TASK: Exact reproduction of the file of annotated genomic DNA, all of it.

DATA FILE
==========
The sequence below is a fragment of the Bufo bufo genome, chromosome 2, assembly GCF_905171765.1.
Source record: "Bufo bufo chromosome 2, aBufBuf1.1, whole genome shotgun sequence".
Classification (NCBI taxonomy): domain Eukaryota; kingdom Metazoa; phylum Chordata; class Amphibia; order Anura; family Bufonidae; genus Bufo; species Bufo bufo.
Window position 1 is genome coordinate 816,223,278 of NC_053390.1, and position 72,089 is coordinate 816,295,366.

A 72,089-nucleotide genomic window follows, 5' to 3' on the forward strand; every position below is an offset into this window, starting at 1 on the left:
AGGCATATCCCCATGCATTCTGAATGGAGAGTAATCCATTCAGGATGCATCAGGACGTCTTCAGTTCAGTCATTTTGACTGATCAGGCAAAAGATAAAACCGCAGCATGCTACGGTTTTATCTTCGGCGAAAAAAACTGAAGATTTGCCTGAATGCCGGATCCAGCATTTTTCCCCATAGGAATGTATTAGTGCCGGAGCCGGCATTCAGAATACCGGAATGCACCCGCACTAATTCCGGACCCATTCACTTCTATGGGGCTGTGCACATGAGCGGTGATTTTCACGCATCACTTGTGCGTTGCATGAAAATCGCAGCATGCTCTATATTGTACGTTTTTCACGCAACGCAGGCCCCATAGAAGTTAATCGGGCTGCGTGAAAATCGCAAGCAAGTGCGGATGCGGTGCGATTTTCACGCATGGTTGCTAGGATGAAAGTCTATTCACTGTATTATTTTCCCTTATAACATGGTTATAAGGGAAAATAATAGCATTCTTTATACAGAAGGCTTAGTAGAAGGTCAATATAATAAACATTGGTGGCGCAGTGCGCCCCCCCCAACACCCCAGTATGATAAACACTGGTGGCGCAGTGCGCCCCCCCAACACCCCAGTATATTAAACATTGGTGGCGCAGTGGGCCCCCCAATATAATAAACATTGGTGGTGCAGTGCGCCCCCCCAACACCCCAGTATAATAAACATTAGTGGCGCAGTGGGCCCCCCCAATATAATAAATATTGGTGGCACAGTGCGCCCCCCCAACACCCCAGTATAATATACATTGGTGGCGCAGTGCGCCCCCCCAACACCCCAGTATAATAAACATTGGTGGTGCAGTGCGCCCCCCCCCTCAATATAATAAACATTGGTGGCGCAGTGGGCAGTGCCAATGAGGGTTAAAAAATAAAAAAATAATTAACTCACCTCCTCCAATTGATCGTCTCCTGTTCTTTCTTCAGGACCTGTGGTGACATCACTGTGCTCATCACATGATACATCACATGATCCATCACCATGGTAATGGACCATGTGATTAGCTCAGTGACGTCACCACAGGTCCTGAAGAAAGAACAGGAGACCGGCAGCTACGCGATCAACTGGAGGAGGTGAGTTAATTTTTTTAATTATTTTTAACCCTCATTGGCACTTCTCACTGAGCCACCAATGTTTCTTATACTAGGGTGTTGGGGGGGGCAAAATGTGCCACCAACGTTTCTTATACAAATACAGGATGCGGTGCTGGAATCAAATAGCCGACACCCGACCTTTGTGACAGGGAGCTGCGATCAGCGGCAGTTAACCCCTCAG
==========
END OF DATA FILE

The sequence below is a fragment of the Bufo bufo genome, chromosome 2, assembly GCF_905171765.1.
Source record: "Bufo bufo chromosome 2, aBufBuf1.1, whole genome shotgun sequence".
Classification (NCBI taxonomy): domain Eukaryota; kingdom Metazoa; phylum Chordata; class Amphibia; order Anura; family Bufonidae; genus Bufo; species Bufo bufo.
Window position 1 is genome coordinate 816,223,278 of NC_053390.1, and position 72,089 is coordinate 816,295,366.

A 72,089-nucleotide genomic window follows, 5' to 3' on the forward strand; every position below is an offset into this window, starting at 1 on the left:
AGGCATATCCCCATGCATTCTGAATGGAGAGTAATCCATTCAGGATGCATCAGGACGTCTTCAGTTCAGTCATTTTGACTGATCAGGCAAAAGATAAAACCGCAGCATGCTACGGTTTTATCTTCGGCGAAAAAAACTGAAGATTTGCCTGAATGCCGGATCCAGCATTTTTCCCCATAGGAATGTATTAGTGCCGGAGCCGGCATTCAGAATACCGGAATGCACCCGCACTAATTCCGGACCCATTCACTTCTATGGGGCTGTGCACATGAGCGGTGATTTTCACGCATCACTTGTGCGTTGCATGAAAATCGCAGCATGCTCTATATTGTACGTTTTTCACGCAACGCAGGCCCCATAGAAGTTAATCGGGCTGCGTGAAAATCGCAAGCAAGTGCGGATGCGGTGCGATTTTCACGCATGGTTGCTAGGATGAAAGTCTATTCACTGTATTATTTTCCCTTATAACATGGTTATAAGGGAAAATAATAGCATTCTTTATACAGAAGGCTTAGTAGAAGGTCAATATAATAAACATTGGTGGCGCAGTGCGCCCCCCCCAACACCCCAGTATGATAAACACTGGTGGCGCAGTGCGCCCCCCCAACACCCCAGTATATTAAACATTGGTGGCGCAGTGGGCCCCCCAATATAATAAACATTGGTGGTGCAGTGCGCCCCCCCAACACCCCAGTATAATAAACATTAGTGGCGCAGTGGGCCCCCCCAATATAATAAATATTGGTGGCACAGTGCGCCCCCCCAACACCCCAGTATAATATACATTGGTGGCGCAGTGCGCCCCCCCAACACCCCAGTATAATAAACATTGGTGGTGCAGTGCGCCCCCCCCCTCAATATAATAAACATTGGTGGCGCAGTGGGCAGTGCCAATGAGGGTTAAAAAATAAAAAAATAATTAACTCACCTCCTCCAATTGATCGTCTCCTGTTCTTTCTTCAGGACCTGTGGTGACATCACTGTGCTCATCACATGATACATCACATGATCCATCACCATGGTAATGGACCATGTGATTAGCTCAGTGACGTCACCACAGGTCCTGAAGAAAGAACAGGAGACCGGCAGCTACGCGATCAACTGGAGGAGGTGAGTTAATTTTTTTAATTATTTTTAACCCTCATTGGCACTTCTCACTGAGCCACCAATGTTTCTTATACTAGGGTGTTGGGGGGGGCAAAATGTGCCACCAACGTTTCTTATACAAATACAGGATGCGGTGCTGGAATCAAATAGCCGACACCCGACCTTTGTGACAGGGAGCTGCGATCAGCGGCAGTTAACCCCTCAG